And, the causality and morality of the outcasts is where The Final is most interesting.  Outside of the speechifying, The Final is a typical torture porn where the kids disfigure, dismember, coerce, split spines, and all sorts of other violent and brutal acts intended to inflict the pain they're feeling.  And, to be fair, the outcasts really to want to inflict pain and vengeance.  But, an outcast really wants to teach lessons.  This is why the outcasts in The Final made sure they have a captive audience.  This is why the outcasts feel so compelled to speechify.  This is a fantasy concocted by somebody who has been an outcast, or at least knows the minds of those who are  This is a fantasy of vengeance that is inflicted at the highest order.

Whether The Final is scary or not depends on your stomach for the torture porn genre.  It really is pretty well made for a low budget affair.  The acting ranges from decent to occasionally awful.  The cinematography is actually really good, and the pacing is decent.  It is actually a solid movie inside of its own little techniques.  But, The Final is trying to say something about the mindsets that really hadn't been explicitly put down before.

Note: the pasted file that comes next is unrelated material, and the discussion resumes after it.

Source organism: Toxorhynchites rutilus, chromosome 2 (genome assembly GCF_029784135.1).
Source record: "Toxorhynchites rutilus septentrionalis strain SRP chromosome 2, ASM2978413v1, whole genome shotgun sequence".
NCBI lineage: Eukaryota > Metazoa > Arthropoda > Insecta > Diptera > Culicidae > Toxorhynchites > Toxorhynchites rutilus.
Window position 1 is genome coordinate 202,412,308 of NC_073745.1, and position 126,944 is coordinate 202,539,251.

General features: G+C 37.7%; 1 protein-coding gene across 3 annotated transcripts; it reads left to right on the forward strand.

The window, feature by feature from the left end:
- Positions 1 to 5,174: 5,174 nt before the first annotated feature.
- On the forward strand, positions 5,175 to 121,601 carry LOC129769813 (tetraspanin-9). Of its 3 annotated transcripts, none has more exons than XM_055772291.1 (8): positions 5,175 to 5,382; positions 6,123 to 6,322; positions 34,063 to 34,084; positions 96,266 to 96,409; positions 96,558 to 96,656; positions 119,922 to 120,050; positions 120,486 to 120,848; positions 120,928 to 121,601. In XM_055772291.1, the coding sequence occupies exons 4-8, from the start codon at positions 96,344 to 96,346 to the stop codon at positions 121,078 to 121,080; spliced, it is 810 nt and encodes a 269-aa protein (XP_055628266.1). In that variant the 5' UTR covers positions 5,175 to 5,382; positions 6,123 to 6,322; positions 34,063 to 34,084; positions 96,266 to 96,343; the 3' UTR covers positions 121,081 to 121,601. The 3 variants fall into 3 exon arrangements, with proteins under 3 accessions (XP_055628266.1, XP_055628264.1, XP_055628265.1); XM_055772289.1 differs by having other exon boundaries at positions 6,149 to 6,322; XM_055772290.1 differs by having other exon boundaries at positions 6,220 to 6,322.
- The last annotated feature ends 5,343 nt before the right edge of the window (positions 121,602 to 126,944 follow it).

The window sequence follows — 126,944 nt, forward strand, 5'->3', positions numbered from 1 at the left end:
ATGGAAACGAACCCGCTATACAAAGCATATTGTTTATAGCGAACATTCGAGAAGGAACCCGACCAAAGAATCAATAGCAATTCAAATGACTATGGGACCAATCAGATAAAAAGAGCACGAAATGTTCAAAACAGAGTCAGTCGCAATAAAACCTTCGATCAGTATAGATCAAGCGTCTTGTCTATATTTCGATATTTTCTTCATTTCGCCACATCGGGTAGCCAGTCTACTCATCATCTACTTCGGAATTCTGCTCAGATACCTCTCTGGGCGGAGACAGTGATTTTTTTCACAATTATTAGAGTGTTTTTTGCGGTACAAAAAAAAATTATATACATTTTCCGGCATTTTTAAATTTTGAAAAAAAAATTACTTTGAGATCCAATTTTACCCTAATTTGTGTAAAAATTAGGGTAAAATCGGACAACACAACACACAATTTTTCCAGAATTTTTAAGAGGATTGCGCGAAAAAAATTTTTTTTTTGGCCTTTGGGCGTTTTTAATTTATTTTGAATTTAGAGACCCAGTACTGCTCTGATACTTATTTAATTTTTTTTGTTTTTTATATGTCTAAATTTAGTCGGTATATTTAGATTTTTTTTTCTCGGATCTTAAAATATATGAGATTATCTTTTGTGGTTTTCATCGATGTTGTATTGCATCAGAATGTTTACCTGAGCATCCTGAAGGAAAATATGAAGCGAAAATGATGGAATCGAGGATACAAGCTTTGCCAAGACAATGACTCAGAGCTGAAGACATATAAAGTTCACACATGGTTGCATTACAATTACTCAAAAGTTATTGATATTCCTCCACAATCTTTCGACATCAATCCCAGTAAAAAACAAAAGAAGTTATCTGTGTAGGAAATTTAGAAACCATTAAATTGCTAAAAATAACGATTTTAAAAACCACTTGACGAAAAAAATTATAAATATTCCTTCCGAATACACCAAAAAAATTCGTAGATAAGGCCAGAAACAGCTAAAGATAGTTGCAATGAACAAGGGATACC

Gus Van Sant's masterful Elephant or Lynne Ramsay's We Need To Talk About Kevin both have different takes on the outcast, neither of which get close to what it really is.  Elephant gives the atmosphere for the killing, but ignores the reasoning of the killers.  We Need To Talk About Kevin posits a sociopath is needed to kill people.  But, as Murder By Proxy points out, anybody could be a killer in their workplace.  And, similarly, anybody could be a killer at school.  Give the right atmosphere, and anybody could be a powder keg.

What The Final is trying to be is that fantasy lesson given by the outcast to everybody else to not be such pieces of shit to everybody. Murder By Proxy is the real life results if these lessons aren't learned by the time people get into business.  The Final is a solid low-budget torture porn movie that, while bloodless and not all that scary, rarely delves into stupidity.  Murder By Proxy is a masterful documentary that ties in everything you have been worried about the business sector, and how that's turning all of America into a powder keg.  Separately, they're amazing films.  Together, they provide an interesting and horrific conversation.

No comments:

Post a Comment